Corticosteroids Beclomethansone, Budesonide, Fluticasone, triamcinolone, ciclesonide block eicosanoid (arachidonic acid) synthesis broad anti-inflammatory effects lots of SE potent can minimize SE if given topically/aerosol or in other forms that don't get absorbed in blood
SE of Ipratropium Bromide? minimum due to poor absorption from bronchi and inhaled ability to penetrate CNS
Beclomethansone, Budesonide, Fluticasone corticosteroids, highly lipid soluble, delivered via airways with minimal systemic absorption
Which 2 corticosteroids do not have extensive first-pass metabolism? beclomethansone, triamcinolone
Which corticosteroids have extensive first-pass metabolism? Budesonide, Fluticasone, Fluticasone this is good b/c it gets metabolize first before getting to circulation
Ciclesonide cotricosteriod, ester prodrug, activated by esterases in the respiratory epithelium, tightly bound to plasma proteins in circulation = inactive drug to keep in airways to prevent systemic effects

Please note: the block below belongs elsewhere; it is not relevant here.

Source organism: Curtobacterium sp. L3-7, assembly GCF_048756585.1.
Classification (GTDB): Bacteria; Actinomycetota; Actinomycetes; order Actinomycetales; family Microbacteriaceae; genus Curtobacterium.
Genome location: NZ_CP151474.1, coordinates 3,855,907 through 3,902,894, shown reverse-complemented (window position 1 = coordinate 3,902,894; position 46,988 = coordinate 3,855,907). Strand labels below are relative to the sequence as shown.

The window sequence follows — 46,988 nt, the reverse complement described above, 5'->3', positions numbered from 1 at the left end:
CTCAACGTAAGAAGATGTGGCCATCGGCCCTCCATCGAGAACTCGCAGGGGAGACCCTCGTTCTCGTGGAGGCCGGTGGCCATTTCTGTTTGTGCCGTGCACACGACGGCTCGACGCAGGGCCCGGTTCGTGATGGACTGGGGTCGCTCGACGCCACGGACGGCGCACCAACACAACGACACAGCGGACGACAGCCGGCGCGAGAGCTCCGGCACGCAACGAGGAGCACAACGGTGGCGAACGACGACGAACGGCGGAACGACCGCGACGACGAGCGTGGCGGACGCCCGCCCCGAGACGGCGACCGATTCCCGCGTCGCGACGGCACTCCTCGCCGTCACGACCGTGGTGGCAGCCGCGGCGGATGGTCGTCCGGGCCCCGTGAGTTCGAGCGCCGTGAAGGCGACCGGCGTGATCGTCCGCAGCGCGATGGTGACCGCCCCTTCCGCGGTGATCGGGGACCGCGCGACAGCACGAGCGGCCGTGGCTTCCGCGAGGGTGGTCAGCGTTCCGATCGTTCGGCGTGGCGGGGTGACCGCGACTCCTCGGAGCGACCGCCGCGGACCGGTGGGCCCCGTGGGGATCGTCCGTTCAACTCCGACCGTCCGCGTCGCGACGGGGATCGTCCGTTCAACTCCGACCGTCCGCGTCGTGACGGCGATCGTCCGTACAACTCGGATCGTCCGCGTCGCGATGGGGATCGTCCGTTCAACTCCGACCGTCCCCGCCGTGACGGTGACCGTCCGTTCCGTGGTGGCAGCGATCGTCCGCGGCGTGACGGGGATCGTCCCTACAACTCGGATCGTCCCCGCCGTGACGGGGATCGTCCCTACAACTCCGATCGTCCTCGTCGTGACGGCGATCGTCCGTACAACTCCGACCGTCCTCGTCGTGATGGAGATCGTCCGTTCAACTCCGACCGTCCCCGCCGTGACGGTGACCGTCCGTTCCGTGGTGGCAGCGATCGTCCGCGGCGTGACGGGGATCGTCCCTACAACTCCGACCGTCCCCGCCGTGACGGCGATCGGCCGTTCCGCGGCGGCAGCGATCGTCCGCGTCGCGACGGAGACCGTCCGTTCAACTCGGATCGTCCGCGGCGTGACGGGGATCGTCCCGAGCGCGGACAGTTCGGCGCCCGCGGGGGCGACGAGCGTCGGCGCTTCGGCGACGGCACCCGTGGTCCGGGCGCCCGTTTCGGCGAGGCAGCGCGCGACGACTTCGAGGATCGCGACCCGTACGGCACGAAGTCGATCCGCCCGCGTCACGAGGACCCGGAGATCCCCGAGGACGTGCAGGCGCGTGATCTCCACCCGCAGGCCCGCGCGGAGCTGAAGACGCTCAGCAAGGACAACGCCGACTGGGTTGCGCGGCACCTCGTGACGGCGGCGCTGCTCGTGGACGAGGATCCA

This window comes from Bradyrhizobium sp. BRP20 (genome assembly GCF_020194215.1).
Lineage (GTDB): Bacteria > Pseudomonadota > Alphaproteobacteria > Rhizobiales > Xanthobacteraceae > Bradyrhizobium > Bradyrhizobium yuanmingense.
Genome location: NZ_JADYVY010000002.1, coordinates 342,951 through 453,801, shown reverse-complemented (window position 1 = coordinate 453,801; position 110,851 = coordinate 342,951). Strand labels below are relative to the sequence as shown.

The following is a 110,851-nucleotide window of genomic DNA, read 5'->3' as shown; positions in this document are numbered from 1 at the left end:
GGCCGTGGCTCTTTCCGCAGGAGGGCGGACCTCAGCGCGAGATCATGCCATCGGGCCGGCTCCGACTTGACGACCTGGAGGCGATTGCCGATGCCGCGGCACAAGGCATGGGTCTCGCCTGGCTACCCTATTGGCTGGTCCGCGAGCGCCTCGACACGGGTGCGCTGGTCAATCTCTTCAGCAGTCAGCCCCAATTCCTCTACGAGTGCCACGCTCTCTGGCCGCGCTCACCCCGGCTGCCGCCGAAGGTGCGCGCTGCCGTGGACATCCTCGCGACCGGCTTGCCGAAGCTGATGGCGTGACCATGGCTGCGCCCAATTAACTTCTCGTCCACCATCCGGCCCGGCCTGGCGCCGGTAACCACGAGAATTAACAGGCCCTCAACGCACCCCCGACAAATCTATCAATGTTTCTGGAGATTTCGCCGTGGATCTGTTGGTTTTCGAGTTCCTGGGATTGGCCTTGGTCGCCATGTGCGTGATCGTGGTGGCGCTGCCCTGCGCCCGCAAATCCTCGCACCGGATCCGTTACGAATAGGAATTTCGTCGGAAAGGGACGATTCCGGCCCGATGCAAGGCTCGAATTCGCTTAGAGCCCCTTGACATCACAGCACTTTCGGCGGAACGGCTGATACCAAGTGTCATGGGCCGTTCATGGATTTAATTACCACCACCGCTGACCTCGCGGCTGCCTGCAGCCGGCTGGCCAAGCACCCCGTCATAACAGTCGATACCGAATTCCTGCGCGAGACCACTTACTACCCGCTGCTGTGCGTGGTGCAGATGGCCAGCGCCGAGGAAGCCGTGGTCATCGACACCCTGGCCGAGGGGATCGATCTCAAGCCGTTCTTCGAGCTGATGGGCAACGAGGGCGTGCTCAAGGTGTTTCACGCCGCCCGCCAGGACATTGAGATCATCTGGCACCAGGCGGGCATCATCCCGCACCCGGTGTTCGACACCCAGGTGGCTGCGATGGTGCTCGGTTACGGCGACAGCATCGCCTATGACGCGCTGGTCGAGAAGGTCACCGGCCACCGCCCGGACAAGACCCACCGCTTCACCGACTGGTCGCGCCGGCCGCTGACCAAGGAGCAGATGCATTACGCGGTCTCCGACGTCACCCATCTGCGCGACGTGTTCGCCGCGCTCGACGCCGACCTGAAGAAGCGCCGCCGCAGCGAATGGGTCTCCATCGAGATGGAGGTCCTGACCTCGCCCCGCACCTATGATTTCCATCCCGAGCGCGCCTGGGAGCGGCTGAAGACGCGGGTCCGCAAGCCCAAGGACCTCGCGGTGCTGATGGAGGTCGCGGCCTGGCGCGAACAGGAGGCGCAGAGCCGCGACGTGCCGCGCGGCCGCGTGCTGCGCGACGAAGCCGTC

What is the benefit of esterases for ciclesonide? clips the ester linkage to allow drug to stay in tissues/airways
Side effects of corticosteriods Inhaled: RTI,oropharyngeal candidiasis, slows growth in children (long term), osteoporosis (long-term) Oral (for short term exacerbation): immune suppression, infections, adrenal gland suppression hyperglycemia, weight gain, GI bleed/ulcers
Advair treats both bronchostriction & inflammation salmeterol + fluticasone (B2 long acting) (steroid)
Symbicort treats both bronchostriction & inflammation Fomoterol + Budesonide (B2 long acting) (steroid)
Cromylyn and Nedocromil Sodium AKA Mast cell stabilizers prevents release of inflammatory mediators from mast cells and other immune cells,involves inhibition of Cl- and Ca+ channels, less SE, anti-inflammatory, not a bronchodilator no effect on airway smooth muscle
What effects do mast cells cause? mast cell granulates influx of ions (Ca,Cl) release of histamine inflammation
Test question Which drug does not cause bronchodilation? mast cell stabilizers Cromylyn and Nedocromil Sodium